Monday, June 24, 2013

Tutorial: Striped Backgrounds in Paint Shop Pro

Stripes are a pretty popular effect.  I've said before that I think they're more useful as an accent than as a main background, but I know a lot of folks who like striped backgrounds.  There are several ways to create striped backgrounds in Paintshop Pro.  This tutorial will take a look at all the methods and give some tips on other cool things you can do using a simple stripe pattern as a base.

All of the patterns and example images from the tutorial are free to use for any creative purpose.  You may not re-package or re-sell as resources.

Text content of the tutorial may not be re-used or reprinted without written permission.

Warning: This tutorial is long and image heavy.


Program: Paint Shop Pro (Any version)
Difficulty: Beginner to Intermediate (Tutorial has multiple methods; some may be easier than others, but detailed explanations are provided)
Translatable: Partly (Methods 2 and 4 should work in any program that has basic selection tools and an offset filter/effect.)







Method 1: Stripes Using The Halftone Effect


The quickest way to make a striped background in PSP is with the halftone effect.  It only takes a few minutes, and there are a lot of options you can play around with.  Photoshop has a couple of halftone filters, but as far as I can tell, none of them will work this way.

For a complete look at the way the halftone effect works, you can check out this quick tip in my PSP Basics series.


  • 1. File>New.  

    There are instructions and screenshots for creating a new image here if you  need them.  I used 1000x1000 for the tutorial because it's easier to work with, but any size is fine.  Just remember that you may have to adjust your settings for a larger image.

  • 2. Flood fill your image with a background color.

    The halftone effect won't work on a transparent background, so you need to give the image a colored background.  Use the paint bucket and choose any color other than black or white.  It won't matter what color you choose; you can change it inside the halftone dialog box.

    Instructions on picking colors and using the materials palette are here if you need them.

  • 3. Effects>Artistic Effects>Halftone.

    Chose the "Line" pattern and select "grayscale" at the side.  If you're confused, visit my halftone quicktip for screenshots and a detailed explanation.  By altering the size of the pattern and the screen angles, you can create a variety of different looks.

  • Here are some results I got and the settings I used for them.
    The settings for these were mostly random choices.  I wanted to show some of the most useful ways to utilize halftones, but there's no particular reason for the pattern sizes or opacities I used.  Experiment to find settings you like best.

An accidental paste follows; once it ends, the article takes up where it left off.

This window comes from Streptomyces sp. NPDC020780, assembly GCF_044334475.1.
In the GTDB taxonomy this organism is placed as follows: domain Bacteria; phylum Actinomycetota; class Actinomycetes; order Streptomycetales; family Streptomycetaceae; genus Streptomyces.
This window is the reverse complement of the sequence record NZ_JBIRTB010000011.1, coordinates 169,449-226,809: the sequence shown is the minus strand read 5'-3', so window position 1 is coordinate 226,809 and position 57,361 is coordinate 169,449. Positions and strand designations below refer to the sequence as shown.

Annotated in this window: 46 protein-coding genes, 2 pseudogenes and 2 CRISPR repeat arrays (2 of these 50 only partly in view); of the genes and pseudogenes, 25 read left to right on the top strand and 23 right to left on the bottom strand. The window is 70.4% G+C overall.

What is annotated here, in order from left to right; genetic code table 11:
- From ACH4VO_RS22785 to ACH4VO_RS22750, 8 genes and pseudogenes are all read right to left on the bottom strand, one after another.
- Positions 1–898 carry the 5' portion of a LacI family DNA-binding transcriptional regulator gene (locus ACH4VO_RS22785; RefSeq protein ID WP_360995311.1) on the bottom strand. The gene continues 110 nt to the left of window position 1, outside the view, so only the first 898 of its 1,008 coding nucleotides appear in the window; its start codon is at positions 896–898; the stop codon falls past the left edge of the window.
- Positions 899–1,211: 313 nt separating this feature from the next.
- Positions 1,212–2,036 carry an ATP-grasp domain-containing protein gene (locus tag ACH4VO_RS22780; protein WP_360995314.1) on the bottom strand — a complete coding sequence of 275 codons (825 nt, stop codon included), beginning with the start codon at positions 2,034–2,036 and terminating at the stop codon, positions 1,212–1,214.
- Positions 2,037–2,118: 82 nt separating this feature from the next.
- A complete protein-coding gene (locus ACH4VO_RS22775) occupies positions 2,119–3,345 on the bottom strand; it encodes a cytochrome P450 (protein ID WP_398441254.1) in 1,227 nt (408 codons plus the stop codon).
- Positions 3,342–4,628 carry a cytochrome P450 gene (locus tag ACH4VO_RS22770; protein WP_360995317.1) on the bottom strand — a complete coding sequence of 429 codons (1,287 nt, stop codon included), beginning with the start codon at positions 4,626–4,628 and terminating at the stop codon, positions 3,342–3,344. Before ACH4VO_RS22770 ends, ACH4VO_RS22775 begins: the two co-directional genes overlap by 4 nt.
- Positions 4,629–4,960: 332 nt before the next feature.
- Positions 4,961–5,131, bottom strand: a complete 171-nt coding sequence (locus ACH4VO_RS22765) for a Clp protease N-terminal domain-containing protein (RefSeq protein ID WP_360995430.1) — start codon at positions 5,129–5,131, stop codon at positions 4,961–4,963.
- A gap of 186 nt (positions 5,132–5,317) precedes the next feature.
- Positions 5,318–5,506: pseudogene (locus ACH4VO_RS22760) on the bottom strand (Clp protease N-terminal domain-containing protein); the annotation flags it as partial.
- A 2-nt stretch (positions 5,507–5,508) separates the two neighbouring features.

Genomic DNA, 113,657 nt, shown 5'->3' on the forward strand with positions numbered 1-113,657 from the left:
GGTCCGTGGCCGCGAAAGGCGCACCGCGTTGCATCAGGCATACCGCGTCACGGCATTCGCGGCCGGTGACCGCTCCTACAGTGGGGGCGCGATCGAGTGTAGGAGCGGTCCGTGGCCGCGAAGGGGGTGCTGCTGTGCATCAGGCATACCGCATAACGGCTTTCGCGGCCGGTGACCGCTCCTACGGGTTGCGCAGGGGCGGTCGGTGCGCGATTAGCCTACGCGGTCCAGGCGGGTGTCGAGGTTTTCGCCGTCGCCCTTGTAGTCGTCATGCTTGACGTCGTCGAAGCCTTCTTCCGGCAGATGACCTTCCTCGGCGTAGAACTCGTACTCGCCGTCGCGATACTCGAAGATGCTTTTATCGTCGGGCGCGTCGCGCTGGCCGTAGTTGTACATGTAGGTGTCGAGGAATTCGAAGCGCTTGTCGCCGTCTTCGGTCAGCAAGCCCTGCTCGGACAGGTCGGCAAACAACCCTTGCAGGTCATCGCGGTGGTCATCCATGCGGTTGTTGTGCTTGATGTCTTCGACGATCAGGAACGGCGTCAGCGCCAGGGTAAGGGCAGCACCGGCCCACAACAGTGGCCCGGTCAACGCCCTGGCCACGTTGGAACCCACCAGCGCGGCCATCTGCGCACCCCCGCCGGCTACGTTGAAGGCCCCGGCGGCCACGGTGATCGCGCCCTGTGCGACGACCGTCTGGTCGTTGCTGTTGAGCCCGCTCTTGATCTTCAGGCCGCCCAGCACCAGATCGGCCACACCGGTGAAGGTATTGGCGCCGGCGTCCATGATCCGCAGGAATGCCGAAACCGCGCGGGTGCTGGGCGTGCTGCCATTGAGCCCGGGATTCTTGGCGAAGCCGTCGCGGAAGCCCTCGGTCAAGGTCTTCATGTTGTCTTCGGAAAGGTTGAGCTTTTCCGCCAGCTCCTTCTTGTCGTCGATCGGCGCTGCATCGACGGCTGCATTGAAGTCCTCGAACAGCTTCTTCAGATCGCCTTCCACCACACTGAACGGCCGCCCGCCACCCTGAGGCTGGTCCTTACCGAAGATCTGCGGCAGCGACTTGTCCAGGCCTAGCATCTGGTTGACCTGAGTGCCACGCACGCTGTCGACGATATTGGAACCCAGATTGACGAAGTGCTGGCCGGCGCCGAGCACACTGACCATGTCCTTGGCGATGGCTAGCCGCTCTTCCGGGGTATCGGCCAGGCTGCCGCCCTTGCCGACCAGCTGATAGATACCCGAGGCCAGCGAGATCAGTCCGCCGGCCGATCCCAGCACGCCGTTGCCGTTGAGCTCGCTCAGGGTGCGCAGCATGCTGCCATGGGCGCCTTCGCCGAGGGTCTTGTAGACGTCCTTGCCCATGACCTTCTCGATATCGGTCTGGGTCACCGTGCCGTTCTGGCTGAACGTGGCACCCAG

RBF_stripetut_pink_solid
    This is the starting background color used in all the examples
    RBF_stripetut_pink_halftonebg_001
    Background: Transparent
    Pattern Size: 50
    Screen Angle: 45
    Pattern Color: White
    Pattern Opacity: 57
    Screenshot
    RBF_stripetut_pink_halftonebg_002
    Background: Transparent
    Pattern Size: 12
    Screen Angle: 45
    Pattern Color: White
    Pattern Opacity: 48
    Screenshot

    RBF_stripetut_pink_halftonebg_003
    Background: Transparent
    Pattern Size: 26
    Screen Angle: 90
    Pattern Color: Light Green
    Pattern Opacity: 100
    Screenshot
    RBF_stripetut_pink_halftonebg_004
    Background: Green
    Pattern Size: 25
    Screen Angle: 45
    Pattern Color: Light Green
    Pattern Opacity: 100
    Screenshot
     

     


 Method 2: Create a Pattern Using the Selection Tools.


So, the halftone tool definitely has its uses, but method 1 limits you to two colors, and you can't work on a transparent background.  If you want something more flexible, here's a quick way to create a stripe pattern using the selection tools.
  • 1. Create a new image.

    I like to make my patterns larger than I think I need.  PSP lets you change the scale and angle of a pattern quite easily, and I find that it's always simpler to create  something larger and scale it down as needed.  With stripes I also want dimensions I can divide easily,  So I chose 500x500 with a transparent background and a resolution of 300 pixels per inch.


  • 2. Create a selection on one half of the canvas

     Choose the rectangular marquee tool and then click the custom selection box at the top of your workspace.

    Enter these settings:
    Top: 0
    Left:0
    Bottom: 500
    Right: 250

    This will give you a repeating pattern with two stripes; if you want to add more stripes or different colors, you can change the value for the left or right edges of the selection.

  • Another way to do this is by going to using a grid to make your selection.

     A grid is useful if you don't know exactly how wide you want the stripes but want them to be even.

    Go to View>Grid

    Then go to View>Change Grid, Guide and Snap Properties if you need to change the size of the grid.

    To make your selection stay aligned to the grid cells, choose View>Snap to Grid

  • Saving Your Patterns

     PSP doesn't have a proprietary document format for patterns the way photoshop does.  There are no .pat files to create.  Save your patterns in standard image formats.  You can access them by placing them in your patterns folder or by opening them up in PSP.  For more information on working with patterns, check my post on working with the materials palette here and/or my post on file locations here.

    For a transparent pattern, save the file as a .png by going to File>Export>PNG optimizer.
    Non-transparent patterns can usually be saved as .jpg files.

  • Here are some example patterns I've made this way. The point is for them to be transparent, so I'm not including tiled examples because I'd have to add a background anyway.

    RBF_stripetutorial_PNG_004 RBF_stripetutorial_PNG_005
     
    RBF_stripetutorial_PNG_001RBF_stripetutorial_PNG_003
    RBF_stripetutorial_PNG_002